Picture courtesy of the Ministry of Defence.
A report by the Public Accounts Committee (PAC) says the Ministry of Defence (MoD) needs to plan on plugging skill gaps, with some skill shortages as large as 26%.
The warning came after the National Audit Office disclosed earlier this year that forces had shortages in more than 100 critical trades, including a 23% shortfall in pilots, 26% in intelligence analysts and 17% in engineers.
Overall, at the start of 2018, there were 8,200 fewer trained regulars than needed - a 5.7% shortfall which the MoD does not expect to close before 2022 at the earliest.
The committee said that, so far, the forces had managed by cancelling leave or training to cover the gaps - but this risked damaging morale, leading to more trained personnel leaving the services.
"This approach is not sustainable in the long-term, particularly as the nature of warfare is evolving rapidly, and the department increasingly needs more specialist technical and digital skills to respond to threats to national security," the committee said.
"The department has not developed a coherent plan for closing the existing skill gaps and securing the new skills that it will need."
According to the report, the MoD needs to develop and install a strategy to close the existing skills gaps and secure the new skills that are needed.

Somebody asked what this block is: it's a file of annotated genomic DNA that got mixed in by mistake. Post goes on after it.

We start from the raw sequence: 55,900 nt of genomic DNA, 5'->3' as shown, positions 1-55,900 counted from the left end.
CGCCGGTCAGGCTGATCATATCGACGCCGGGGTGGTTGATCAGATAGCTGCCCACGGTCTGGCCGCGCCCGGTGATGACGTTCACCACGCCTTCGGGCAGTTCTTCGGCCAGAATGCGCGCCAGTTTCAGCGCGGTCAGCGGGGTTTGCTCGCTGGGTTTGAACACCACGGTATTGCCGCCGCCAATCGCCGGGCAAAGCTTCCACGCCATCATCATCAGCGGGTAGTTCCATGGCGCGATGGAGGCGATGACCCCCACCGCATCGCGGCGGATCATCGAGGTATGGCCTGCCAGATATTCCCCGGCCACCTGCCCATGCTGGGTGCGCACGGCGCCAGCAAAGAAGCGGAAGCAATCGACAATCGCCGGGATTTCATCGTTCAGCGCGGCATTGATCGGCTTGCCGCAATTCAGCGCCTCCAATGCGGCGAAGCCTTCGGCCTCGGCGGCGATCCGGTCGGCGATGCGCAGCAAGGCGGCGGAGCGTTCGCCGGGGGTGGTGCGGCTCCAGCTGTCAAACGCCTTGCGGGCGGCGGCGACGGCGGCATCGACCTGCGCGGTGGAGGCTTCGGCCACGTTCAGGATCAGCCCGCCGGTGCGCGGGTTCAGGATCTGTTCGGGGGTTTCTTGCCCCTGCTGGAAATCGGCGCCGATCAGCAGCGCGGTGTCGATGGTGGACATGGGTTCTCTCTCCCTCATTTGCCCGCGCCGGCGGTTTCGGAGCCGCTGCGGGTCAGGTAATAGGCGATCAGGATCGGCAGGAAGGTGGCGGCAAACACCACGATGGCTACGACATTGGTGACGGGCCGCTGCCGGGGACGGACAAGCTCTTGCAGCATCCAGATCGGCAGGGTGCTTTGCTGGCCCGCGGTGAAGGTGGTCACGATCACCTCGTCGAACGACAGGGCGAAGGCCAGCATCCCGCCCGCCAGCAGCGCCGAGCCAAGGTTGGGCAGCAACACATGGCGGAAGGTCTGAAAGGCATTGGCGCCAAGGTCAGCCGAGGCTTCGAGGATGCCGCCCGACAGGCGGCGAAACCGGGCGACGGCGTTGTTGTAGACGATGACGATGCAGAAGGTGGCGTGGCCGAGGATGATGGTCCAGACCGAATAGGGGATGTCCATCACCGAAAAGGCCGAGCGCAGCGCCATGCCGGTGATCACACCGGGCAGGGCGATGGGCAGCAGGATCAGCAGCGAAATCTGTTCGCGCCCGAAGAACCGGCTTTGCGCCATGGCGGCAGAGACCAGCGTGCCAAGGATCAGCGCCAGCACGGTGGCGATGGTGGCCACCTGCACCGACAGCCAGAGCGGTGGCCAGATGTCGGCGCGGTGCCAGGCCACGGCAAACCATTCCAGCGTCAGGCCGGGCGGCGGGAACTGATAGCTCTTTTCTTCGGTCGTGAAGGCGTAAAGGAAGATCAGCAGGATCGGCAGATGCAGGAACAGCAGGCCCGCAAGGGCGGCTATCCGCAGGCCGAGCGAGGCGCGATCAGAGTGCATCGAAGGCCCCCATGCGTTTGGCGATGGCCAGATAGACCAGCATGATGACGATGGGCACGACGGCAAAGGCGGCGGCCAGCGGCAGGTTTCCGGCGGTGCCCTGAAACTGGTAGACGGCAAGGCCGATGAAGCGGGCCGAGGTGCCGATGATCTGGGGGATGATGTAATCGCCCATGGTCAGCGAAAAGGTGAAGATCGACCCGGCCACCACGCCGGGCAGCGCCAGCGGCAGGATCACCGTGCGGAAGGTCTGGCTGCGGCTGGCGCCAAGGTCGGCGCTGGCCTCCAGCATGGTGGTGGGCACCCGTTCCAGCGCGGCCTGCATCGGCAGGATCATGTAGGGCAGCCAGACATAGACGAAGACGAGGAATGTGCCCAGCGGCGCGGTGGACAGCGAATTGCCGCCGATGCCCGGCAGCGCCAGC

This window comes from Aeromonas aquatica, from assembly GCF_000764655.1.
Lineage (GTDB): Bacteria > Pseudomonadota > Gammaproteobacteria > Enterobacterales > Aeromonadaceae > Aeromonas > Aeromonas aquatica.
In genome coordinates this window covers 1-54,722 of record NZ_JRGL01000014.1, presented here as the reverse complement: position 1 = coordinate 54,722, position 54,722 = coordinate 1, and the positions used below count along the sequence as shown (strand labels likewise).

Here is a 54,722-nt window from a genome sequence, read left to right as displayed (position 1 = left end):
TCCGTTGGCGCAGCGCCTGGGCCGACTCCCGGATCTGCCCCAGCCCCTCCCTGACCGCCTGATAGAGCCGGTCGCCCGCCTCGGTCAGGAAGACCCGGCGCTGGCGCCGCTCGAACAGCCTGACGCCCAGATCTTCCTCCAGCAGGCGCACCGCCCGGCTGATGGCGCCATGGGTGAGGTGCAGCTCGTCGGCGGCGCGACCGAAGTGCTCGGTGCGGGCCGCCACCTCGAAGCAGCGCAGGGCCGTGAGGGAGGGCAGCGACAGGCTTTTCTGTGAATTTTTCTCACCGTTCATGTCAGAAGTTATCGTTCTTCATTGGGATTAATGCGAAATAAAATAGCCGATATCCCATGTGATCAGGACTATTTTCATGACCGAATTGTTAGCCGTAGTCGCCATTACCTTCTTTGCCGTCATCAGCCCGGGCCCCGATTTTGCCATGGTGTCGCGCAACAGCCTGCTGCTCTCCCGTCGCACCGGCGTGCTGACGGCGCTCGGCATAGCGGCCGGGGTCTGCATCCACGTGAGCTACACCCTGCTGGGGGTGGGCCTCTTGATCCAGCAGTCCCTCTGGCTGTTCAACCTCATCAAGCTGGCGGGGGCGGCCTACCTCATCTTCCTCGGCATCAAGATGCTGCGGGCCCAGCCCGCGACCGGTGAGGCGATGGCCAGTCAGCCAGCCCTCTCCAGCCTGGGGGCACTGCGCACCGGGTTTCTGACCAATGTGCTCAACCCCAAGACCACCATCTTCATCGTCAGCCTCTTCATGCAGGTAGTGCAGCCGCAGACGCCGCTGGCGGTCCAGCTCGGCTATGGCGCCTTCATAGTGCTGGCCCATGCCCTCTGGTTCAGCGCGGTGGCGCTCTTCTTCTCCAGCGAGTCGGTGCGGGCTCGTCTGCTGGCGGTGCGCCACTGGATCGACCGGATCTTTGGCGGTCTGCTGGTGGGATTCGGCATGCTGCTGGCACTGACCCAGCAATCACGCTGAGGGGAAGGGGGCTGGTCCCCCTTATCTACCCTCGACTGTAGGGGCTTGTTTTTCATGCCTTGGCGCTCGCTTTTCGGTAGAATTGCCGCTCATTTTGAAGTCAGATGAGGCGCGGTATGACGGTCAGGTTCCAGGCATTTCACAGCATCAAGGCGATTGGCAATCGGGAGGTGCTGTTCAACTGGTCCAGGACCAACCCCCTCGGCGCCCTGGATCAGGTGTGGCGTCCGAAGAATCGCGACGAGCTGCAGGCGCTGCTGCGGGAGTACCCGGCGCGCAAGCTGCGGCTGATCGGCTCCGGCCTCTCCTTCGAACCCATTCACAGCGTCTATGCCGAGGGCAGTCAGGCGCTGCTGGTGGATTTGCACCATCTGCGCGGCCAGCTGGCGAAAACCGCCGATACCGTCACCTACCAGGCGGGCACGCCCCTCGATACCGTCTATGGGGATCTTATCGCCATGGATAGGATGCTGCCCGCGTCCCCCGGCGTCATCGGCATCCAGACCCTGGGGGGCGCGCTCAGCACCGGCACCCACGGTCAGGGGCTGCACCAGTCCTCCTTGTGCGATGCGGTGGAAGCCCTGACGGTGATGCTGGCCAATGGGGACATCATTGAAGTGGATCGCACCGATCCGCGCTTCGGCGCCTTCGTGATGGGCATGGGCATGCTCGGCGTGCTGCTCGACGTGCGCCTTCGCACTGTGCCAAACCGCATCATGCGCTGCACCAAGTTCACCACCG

There were also calls for 'more innovative approaches' to recruiting personnel and retaining those with 'specialist skills'.
The report said the MoD is also missing its targets for recruiting women, and people from Black, Asian and Minority Ethnic (BAME) communities.
In the 12 months to September 2017, 12.2% of the intake was female, compared to a target of 15%, whilst 9.2% of recruits were from BAME communities, compared to a 10% target.
Meg Hillier MP, Chair of the Committee, said: “The Government’s ‘make do and mend’ approach to staffing its defence commitments cannot continue.
“Muddling through is unsustainable – a point underlined by the fact that twice as many Forces regulars describe morale as ‘low’ than did so at the start of the decade.
“The MoD must ensure the Armed Forces have the skilled personnel they need to tackle established and emerging threats to national security.
“A creative, effective workforce strategy is long overdue but will be vital if the stresses of today are not to become the crises of tomorrow.”
In a statement to Forces News, the MoD said:
“Recruiting and retaining talent is one of our top priorities and we have a range of schemes, including retention pay for and direct entry into specialist trades and flexible working to make sure we attract and keep the skilled personnel we need.
"The military has enough personnel to meet all its operational requirements, including being active on 25 operations in 30 countries throughout the world. In the past year we have recruited over 13,000 people into the Armed Forces.”